How to Take Better Photos (Beginner)

Did you just get a new camera?  Have you been looking at your images and wondering how they could be better?  Something just not right?  Well, read on.

In this post, I’ll give a few tips on how to take better photos right away, and you don’t even have to know any technical stuff about your camera, how it works or any of that!

The most important thing about making better photos is composition.  Composition is just arranging the objects in the rectangular frame in a pleasing way.  Composition is a deep topic that even masters never stop learning and improving, but for now, I’ll just try explain these few simple compositional rules to follow:

  • Don’t photograph a thing, tell a story
  • Zoom for portraits
  • The rule of thirds
  • Keep the background clean

Please note, none of these images are especially good, but they’re pictures where I left some room to explain these simple, but important concepts.

First off, you’ll probably want to take a lot of photos, that’s ok!  That’s a benefit of digital cameras.  Delete the bad ones and keep only the best.

Delete.  The.  Bad.  Ones.
If you keep your memory card full of every image you take, you’ll never be able to find and enjoy the good ones!  So shoot a lot, experiment with angles and keep moving around and practicing these concepts that I explain here.

The first rule that I tell every new photographer is don’t try to photograph a thing, try to tell a story.  One of the ways to do this is to not put the person or thing you want to photograph in the middle of the image.  Use the “rule of thirds.”

I’ll say this very clearly: do not put your subject in the middle of the frame, not the thing, not a person’s head, nothing!

There are reasons to break this rule, but it’s an advanced topic.

Consider this simple, pleasant image:

Beginner Photography Rule of Thirds
Right!

The bee is obviously my subject.  Do you see how the bee is both about a third of the way down from the top, as well as a third of the way from the right edge of the frame?  That’s because I used the Rule of Thirds. The rest of the image is clean except for the yellow flower in the background which helps to tell a simple story: It’s spring and there are lots of flowers.

Every part of the frame is purposefully used, and there are no distractions.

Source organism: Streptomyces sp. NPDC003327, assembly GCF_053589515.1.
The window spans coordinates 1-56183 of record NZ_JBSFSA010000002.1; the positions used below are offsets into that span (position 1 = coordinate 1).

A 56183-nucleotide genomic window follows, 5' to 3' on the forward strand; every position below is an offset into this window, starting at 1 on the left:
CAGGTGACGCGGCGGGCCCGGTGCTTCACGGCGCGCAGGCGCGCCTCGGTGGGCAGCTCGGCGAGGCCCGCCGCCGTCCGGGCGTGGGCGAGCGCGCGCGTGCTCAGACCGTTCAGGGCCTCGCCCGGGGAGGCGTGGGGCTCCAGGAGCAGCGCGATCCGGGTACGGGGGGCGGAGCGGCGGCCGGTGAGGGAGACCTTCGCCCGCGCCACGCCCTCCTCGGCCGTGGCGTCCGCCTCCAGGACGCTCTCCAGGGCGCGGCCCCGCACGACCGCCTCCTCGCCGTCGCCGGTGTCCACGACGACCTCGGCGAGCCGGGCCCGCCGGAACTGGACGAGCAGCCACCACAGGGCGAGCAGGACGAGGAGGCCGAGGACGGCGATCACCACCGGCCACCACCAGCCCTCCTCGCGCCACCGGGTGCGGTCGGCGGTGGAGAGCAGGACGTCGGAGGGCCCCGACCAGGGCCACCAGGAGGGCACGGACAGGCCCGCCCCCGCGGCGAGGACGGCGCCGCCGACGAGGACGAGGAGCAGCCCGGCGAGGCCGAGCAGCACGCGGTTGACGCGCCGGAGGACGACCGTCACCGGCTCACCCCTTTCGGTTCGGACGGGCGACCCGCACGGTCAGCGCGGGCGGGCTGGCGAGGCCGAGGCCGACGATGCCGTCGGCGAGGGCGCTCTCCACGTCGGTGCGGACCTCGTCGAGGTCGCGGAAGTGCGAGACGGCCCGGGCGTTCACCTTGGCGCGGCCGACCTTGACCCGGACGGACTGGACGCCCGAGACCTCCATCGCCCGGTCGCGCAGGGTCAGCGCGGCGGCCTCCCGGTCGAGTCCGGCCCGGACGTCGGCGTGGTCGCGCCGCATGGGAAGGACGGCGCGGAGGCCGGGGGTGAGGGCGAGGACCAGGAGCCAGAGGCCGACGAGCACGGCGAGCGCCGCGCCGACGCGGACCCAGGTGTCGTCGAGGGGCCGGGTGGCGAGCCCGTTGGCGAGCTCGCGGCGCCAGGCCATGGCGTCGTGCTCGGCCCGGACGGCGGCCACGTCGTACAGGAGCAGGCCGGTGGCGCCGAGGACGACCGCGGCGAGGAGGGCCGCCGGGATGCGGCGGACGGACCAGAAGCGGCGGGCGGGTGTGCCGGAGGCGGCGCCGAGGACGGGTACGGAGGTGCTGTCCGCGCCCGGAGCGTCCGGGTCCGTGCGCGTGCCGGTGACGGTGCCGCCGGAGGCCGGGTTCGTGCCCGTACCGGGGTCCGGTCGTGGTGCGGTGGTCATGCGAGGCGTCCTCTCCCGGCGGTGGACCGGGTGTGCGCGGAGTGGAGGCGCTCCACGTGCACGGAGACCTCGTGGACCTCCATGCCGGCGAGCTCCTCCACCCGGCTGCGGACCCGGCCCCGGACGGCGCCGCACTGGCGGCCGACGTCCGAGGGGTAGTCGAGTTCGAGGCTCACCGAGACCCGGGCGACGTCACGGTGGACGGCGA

Here is an example if I had put the bee in the middle of the frame:

WRONG!

Yuck! In this crop, there is way too much empty space at the top of the frame.  The background is ugly, useless and there is no balance to the photograph: an important concept and one benefit of using the rule of thirds.  It’s a more advanced topic that you get almost automatically by using the rule of thirds!

I’ll tell you a secret: I got these two nearly identical images  with a different framing because I cropped it.  You should always try to get it right the first time, which is why some of these images aren’t especially good – I didn’t. You can crop it in the camera or use a program like Adobe Lightroom or even your iPad.

Use the rule of thirds!
For example, if you want to take your kids picture in front of the Statue of Liberty,  by all means don’t put your kid in front of the statue of liberty.  Put him on one side and fill the other two-thirds of the picture with the story about being at the statue of liberty!

Here is another example of the rule of thirds.  See how I’ve placed the gentleman on the right side of the frame, and used the rest of the image?

Man in an Ally

Other than telling a story, and showing some interesting lines, the background is clean: just enough, not too much.

This story is simple: it’s a man in an alley that has something to do with bicycles.  The best stories are simple.  Leave the complex stories for when you’ve advanced more.  Take a look Joe McNally if you want to see examples of a master who tells interesting and complex stories using simple frames.

The concept of a clean background is an important concept of photography.  Keep the clutter to a minimum, and most importantly, don’t have a object, like pole jutting out of the subject.

Clean Background!

Last is another example that illustrates a tip that every new photographer should know: step back and zoom in for nice portraits.

The first reason to do this is because nearly everyone (except small babies) looks best when you step back and zoom.  Everybody.  I zoomed as far as my lens would go for this simple portrait:

Zoom for Portraits

The second reason is because the farther you zoom, the less in focus the background will be.  This is the same image as the one above, again just cropped differently.  It still follows the rule of thirds, but illustrates that zooming can make what would normally be a very distracting, ugly background (it was!) blur out into something kind of nice:

Zoom for Portraits II

As with any subject, don’t focus on photographing the thing, in this case, the girl, but tell a story.  They say that the eyes are the window of the soul, that’s why her eyes, in both cases are a third from one edge of the image, and they are the focus point.  You have to focus on the eyes to tell a story about the person’s soul.

If you follow these basic, simple practices, your photography will improve dramatically, and as I hope you’ve seen, these rules fit together:

  • The rule of thirds
  • Don’t photograph a thing, tell a story
  • Zoom for nice portraits
  • Keep the background clean

I hope you’ve learned enough to help you start making better photos right away!

These are just some basic tips.  If you want to dig deeper, I can recommend the following resource:

Digital Photography Composition Tips from Digital Photography School:
http://digital-photography-school.com/digital-photography-composition-tips

 

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